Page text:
Abhay Kumar Singh replies: Geography matters in geopolitics. Yale Professor Nicholas J. Spykman in his book America’s Strategy in World Politics wrote “Geography is the most fundamental factor in the foreign policy of states because it is the most permanent. Ministers come and go, even dictators die, but mountain ranges stand unperturbed.” Much before Spykman, John Mackinder in his seminal work Political Pivot of Geography made a case for the relevance of geography to statecraft. Positing Eurasian landmass as heartland, MacKinder theorised that whoever controlled the heartland controlled the world, and that this heartland represented the greatest natural fortress on earth. Spykman proposed a theory which countered Mackinder's Heartland Theory. According to his rimland theory, the coastal areas or littorals of Eurasia are key to controlling the World Island, not the Heartland.
As per Spykman, landlocked states usually faced security challenges from their immediate neighbours. Island states normally faced potential pressure from other naval powers, but if they are offshore island states (Great Britain and Japan) they could also face security challenges from nearby coastal powers. Offshore island states often approached the latter security challenge by conquering or colonising coastal areas, maintaining coastal buffer states and/or supporting a balance of power between continental powers. States with both land and sea frontiers determined their principal security orientation, which among others include the extent of their sea and land frontiers, and the power potential of their immediate or nearby neighbours.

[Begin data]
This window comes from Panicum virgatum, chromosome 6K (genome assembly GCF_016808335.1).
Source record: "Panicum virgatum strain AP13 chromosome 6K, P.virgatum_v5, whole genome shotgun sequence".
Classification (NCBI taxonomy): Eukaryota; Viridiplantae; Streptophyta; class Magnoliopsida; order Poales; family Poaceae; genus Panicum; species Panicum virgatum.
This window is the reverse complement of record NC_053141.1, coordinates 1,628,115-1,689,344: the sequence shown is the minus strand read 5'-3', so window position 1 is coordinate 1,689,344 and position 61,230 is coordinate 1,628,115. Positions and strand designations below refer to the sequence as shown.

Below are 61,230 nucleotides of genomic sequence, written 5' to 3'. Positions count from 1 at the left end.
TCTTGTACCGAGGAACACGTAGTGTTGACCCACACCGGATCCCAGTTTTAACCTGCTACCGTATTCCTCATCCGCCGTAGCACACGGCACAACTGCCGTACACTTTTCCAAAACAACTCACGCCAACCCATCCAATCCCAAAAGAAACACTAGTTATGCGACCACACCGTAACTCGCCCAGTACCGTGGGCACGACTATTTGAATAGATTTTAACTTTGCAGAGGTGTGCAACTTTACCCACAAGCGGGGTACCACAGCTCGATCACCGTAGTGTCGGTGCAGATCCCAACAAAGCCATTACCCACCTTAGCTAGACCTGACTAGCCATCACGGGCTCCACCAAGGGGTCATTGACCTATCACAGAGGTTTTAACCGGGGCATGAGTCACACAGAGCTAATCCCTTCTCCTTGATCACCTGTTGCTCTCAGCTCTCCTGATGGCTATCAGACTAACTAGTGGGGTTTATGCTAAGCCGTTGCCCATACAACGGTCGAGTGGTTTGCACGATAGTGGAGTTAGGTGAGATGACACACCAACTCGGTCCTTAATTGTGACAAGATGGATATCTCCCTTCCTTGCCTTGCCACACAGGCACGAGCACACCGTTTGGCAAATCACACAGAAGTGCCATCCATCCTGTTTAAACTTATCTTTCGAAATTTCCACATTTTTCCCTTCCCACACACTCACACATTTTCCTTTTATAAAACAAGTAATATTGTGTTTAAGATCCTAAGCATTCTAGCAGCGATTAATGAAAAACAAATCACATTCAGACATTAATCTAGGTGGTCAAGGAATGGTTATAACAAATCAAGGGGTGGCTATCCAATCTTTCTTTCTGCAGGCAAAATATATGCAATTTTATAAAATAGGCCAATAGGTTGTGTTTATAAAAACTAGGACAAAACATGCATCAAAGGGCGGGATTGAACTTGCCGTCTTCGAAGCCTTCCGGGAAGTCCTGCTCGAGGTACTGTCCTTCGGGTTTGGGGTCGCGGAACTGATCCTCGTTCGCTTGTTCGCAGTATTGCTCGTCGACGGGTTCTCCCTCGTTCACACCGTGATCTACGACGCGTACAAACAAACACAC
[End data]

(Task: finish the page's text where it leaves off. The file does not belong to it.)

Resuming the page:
Mackinder’s work suggests the struggle of Heartland-dominated land power versus sea power, with Heartland-based land power in the better position. Spykman held that rimland was the key to world power; not Mackinder’s Heartland, since seapower and airpower through their domination of littoral’s coast would be able to contain and dominate heartland. The two geopolitical theories remain at the core of continental versus maritime approach in the security calculus of rimland states with continental orientation, which include China and India.
Spykman realised the strategic significance of China’s geography and its geopolitical importance. His articulation seems prophetic: “A modern, vitalized, and militarised China.…is going to be a threat not only to Japan but also to the position of the Western Powers in the Asiatic Mediterranean. China will be a continental power of huge dimensions in control of a large section of the littoral of that middle sea. Her geographic position will be similar to that of the United States in regard to the American Mediterranean. When China becomes strong, her present economic penetration in that region will undoubtedly take on political overtones. It is quite possible to envisage the day when this body of water will be controlled not by British, American, or Japanese sea power but by Chinese air power.”
The South China Sea for China is the “girdle of the marginal seas.” Control of the margin sea will not only act as a protective buffer against any belligerent seapower, but also allow China to project its seapower further in the Pacific and the Indian Ocean region. The importance of the South China Sea is the potential it contains for wealth as well as the strategic advantage it will bequest upon whoever controls it.
Posted on November 18, 2016
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